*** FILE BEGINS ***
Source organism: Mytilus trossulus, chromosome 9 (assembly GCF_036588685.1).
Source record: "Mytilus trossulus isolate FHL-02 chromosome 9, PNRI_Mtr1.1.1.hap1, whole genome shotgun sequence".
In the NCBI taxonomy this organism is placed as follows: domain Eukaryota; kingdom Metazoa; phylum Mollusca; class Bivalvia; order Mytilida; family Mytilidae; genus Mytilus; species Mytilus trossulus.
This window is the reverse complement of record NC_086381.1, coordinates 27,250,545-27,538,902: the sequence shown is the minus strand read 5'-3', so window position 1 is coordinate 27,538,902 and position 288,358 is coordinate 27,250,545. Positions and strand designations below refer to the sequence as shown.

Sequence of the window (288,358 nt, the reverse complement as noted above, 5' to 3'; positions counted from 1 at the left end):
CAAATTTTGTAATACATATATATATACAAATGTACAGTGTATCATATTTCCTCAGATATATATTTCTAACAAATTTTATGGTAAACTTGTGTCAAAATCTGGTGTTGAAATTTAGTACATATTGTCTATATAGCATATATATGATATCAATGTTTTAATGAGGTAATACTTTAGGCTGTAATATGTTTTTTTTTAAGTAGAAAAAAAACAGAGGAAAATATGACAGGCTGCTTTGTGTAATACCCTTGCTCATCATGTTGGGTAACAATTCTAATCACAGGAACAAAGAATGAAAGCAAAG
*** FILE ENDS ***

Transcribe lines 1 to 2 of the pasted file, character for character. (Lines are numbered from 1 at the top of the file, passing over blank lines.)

Source organism: Mytilus trossulus, chromosome 9 (assembly GCF_036588685.1).
Source record: "Mytilus trossulus isolate FHL-02 chromosome 9, PNRI_Mtr1.1.1.hap1, whole genome shotgun sequence".